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Dalí Theatre and Museum

Coordinates: 42°16′05″N 2°57′34″E / 42.26806°N 2.95944°E / 42.26806; 2.95944
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Dalí Theatre and Museum
The museum façade is topped by a series of giant eggs
Established28 September 1974 (1974-09-28)
Coordinates42°16′05″N 2°57′34″E / 42.26806°N 2.95944°E / 42.26806; 2.95944
TypeArt museum

The Dalí Theatre and Museum (Catalan: Teatre-Museu Dalí, IPA: [teˈatɾə muˈzɛw ðəˈli]; Spanish: Teatro-Museo Dalí) is a museum dedicated to the artist Salvador Dalí in his home town of Figueres, in Catalonia, Spain. Salvador Dalí lived there from 1984 to 1989, and is buried in a crypt below the stage. The museum received 1,368,755 visitors in 2016.[1]


I want my museum to be a single block, a labyrinth, a great surrealist object. It will be [a] totally theatrical museum. The people who come to see it will leave with the sensation of having had a theatrical dream.[2]: 1 Salvador Dalí

The heart of the museum is the town's theatre that Dalí knew as a child. It was where one of the first public exhibitions of young Dalí's art was shown. The old theatre was burned during the Spanish Civil War and remained in a state of ruin. In 1960, Dalí and the mayor of Figueres decided to rebuild it as a museum dedicated to the town's most famous son.[2]: 4  In 1968, the city council approved the plan, and construction began the following year.[2]: 4  The architects were Joaquim de Ros i Ramis and Alexandre Bonaterra.[3]: 152  The museum opened on September 28, 1974,[2]: 4 [4] and it expanded through the mid-1980s. The museum now includes buildings and courtyards adjacent to the old theatre.

The museum displays the single largest and most diverse collection of works by Salvador Dalí, the core of which was from the artist's personal collection. In addition to Dalí paintings from all decades of his career, there are Dalí sculptures, three-dimensional collages, mechanical devices, and other curiosities from Dalí's imagination. A highlight is a three-dimensional anamorphic living-room installation with a Mae West Lips Sofa, a custom sofa that looks like the face of Mae West when viewed from a certain spot.[3]: 156 [2]: 28 

The museum also houses a small selection of works by other artists collected by Dalí, ranging from El Greco and Bougereau to Marcel Duchamp and John de Andrea,[2]: 35  In accordance with Dalí's specific request, a second-floor gallery is devoted to the work of his friend and fellow Catalan artist Antoni Pitxot, who also became director of the museum after Dalí's death.[2]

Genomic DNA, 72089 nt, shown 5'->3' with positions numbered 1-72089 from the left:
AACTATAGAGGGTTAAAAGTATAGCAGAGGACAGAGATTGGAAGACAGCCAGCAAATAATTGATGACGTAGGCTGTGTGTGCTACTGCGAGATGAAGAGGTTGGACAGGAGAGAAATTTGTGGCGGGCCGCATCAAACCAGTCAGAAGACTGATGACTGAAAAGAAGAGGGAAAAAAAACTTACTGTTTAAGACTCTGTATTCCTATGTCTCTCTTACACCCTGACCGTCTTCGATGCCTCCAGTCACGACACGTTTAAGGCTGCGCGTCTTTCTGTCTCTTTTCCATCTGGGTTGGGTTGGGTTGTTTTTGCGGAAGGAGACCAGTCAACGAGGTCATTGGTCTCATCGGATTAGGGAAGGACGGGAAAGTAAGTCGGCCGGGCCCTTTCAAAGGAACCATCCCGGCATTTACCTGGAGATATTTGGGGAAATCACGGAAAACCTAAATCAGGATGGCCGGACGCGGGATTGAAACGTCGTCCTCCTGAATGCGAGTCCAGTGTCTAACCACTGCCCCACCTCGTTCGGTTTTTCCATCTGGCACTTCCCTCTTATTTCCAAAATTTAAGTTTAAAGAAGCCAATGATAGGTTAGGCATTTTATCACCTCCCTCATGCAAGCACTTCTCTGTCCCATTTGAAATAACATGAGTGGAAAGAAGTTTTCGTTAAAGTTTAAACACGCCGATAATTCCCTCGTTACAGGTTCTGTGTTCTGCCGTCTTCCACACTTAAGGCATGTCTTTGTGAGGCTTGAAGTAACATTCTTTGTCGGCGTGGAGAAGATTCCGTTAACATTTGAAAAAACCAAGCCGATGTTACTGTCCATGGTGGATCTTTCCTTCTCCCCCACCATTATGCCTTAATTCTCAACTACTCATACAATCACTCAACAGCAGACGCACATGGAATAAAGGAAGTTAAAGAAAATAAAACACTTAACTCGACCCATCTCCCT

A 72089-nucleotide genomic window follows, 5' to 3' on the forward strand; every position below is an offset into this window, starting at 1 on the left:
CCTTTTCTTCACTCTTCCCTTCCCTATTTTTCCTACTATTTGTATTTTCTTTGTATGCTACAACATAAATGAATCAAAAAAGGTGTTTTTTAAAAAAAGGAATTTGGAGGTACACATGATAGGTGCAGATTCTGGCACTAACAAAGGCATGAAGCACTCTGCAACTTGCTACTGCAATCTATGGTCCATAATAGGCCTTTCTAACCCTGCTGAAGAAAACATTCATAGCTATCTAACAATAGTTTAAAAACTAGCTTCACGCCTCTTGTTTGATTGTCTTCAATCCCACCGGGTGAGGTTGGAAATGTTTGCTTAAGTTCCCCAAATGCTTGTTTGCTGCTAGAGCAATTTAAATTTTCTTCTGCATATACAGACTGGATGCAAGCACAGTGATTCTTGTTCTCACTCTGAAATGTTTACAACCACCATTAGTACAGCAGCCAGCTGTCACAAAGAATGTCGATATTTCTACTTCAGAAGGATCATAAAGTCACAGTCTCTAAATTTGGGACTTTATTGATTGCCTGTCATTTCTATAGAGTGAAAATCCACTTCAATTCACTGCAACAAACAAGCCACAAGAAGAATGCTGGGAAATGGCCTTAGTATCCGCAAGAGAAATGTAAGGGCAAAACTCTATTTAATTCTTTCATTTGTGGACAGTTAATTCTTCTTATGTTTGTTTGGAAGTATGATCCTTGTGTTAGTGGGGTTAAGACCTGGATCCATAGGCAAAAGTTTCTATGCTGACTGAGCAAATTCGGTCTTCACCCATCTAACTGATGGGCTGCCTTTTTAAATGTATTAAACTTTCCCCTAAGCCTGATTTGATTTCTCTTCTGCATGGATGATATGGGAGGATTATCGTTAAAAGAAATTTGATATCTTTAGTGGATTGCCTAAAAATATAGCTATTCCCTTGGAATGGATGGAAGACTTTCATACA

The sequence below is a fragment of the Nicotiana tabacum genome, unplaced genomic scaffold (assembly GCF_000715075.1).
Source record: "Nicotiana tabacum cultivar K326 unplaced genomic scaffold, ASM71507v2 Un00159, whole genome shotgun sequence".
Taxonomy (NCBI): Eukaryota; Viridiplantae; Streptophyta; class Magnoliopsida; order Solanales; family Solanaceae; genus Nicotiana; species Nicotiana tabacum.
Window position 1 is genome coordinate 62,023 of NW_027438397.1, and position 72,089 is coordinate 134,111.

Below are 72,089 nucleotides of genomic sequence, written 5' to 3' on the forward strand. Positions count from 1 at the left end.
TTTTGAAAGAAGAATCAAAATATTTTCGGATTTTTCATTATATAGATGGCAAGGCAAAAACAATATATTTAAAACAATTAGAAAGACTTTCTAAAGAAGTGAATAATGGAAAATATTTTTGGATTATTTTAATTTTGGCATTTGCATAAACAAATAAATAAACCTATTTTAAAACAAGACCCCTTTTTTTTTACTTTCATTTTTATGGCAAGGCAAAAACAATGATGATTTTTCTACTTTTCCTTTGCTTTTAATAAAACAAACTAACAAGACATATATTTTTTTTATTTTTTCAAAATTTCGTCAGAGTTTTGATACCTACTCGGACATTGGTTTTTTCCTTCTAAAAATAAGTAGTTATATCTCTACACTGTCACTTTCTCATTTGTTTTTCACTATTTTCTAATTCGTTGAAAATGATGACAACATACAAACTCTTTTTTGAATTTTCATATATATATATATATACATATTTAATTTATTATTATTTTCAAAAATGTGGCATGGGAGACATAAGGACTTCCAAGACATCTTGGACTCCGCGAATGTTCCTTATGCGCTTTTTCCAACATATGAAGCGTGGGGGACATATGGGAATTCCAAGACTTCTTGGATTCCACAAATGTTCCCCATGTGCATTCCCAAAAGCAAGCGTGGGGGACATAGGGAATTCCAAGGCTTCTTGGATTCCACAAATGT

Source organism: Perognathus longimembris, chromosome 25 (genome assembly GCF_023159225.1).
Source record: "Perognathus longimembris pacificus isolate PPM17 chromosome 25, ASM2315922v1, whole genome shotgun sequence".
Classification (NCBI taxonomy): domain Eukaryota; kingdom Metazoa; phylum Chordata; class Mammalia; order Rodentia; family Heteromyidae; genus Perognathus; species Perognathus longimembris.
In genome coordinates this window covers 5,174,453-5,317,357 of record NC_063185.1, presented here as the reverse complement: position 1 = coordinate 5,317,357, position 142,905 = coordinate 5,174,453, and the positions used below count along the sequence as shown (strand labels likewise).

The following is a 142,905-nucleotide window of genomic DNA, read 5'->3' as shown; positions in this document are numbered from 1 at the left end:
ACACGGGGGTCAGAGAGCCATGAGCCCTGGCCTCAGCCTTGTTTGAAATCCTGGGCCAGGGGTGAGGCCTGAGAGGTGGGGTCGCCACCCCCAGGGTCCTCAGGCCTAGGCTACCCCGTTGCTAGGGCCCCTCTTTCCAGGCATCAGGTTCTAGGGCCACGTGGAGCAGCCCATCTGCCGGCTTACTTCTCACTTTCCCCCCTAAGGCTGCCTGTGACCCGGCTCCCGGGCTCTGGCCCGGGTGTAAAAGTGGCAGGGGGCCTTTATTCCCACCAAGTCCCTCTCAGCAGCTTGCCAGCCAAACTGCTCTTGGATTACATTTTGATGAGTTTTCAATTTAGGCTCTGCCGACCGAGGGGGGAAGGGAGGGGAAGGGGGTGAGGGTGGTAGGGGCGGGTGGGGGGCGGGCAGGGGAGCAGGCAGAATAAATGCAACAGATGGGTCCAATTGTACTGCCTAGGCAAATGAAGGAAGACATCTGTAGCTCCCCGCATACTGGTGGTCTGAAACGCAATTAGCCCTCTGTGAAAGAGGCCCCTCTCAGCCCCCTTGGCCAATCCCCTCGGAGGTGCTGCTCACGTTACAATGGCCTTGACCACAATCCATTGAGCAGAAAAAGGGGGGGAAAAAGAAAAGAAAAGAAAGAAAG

A glass geodesic dome cupola crowns the stage of the old theatre, and Dalí is buried in a crypt below the stage floor.[2]: 19  The space formerly occupied by the audience has been transformed into a courtyard open to the sky, with Dionysian nude figurines standing in the old balcony windows.[2]: 12–17  A Dalí installation inside a full-sized car, inspired by Rainy Taxi (1938), is parked near the centre of the space.[2]: 12–15 

Art collection[edit]

The face of Mae West appears only from a special point of view, and includes Dali's Mae West Lips Sofa

The Dalí Theatre and Museum holds the largest collection of major works by Dalí in a single location. Some of the most important exhibited works are Port Alguer (1924), The Spectre of Sex-appeal (1932), Soft self-portrait with grilled bacon (1941), Poetry of America—the Cosmic Athletes (1943), Galarina (1944–45), Basket of Bread (1945), Leda Atomica (1949), Galatea of the Spheres (1952), Crist de la Tramuntana (1968),[3]: 154  and Dalí Seen from the Back Painting Gala from the Back Eternalised by Six Virtual Corneas Provisionally Reflected by Six Real Mirrors (1972-73).

There is also a set of works created by the artist expressly for the Museum, including the Mae West room, the Palace of the Wind room, the Monument to Francesc Pujols, and the Cadillac plujós.

A collection of holographic art by Dalí, and a collection of jewellery he designed are on display. Another room contains a bathtub and a side table with an open drawer and a lamp, all of which Dalí had installed upside-down on the ceiling.[2]: 31 

An extension to the museum building contains a room dedicated to optical illusions, stereographs, and anamorphic art created by Dalí. The artist's final works, including his last oil painting, The Swallow's Tail (1983),[2]: 42  are on display here.


See also[edit]


  1. ^ "News: The Dalí Museums received 1.3 million visitors in 2016". Salvador Dali Museums. Retrieved 7 December 2021.
  2. ^ a b c d e f g h i j k l Pitxot, Antoni; Aguer Teixidor, Montse; Puig, Jordi (2007). The Dalí Theatre-Museum. Sant Lluís, Menorca: Triangle Postals. ISBN 978-8-4847-8288-9.
  3. ^ a b c King, Elliott H.; David A. Brenneman; William Jeffet; Montse Aguer Teixidor; Hank Hine (2010). Salvador Dalí: the late work. Atlanta: High Museum of Art and Yale University Press. ISBN 978-0-3001-6828-0.
  4. ^ "Figueres: Teatre Museu Dalí - History". Fundació Gala-Salvador Dalí. 2010. Retrieved 20 June 2010.

External links[edit]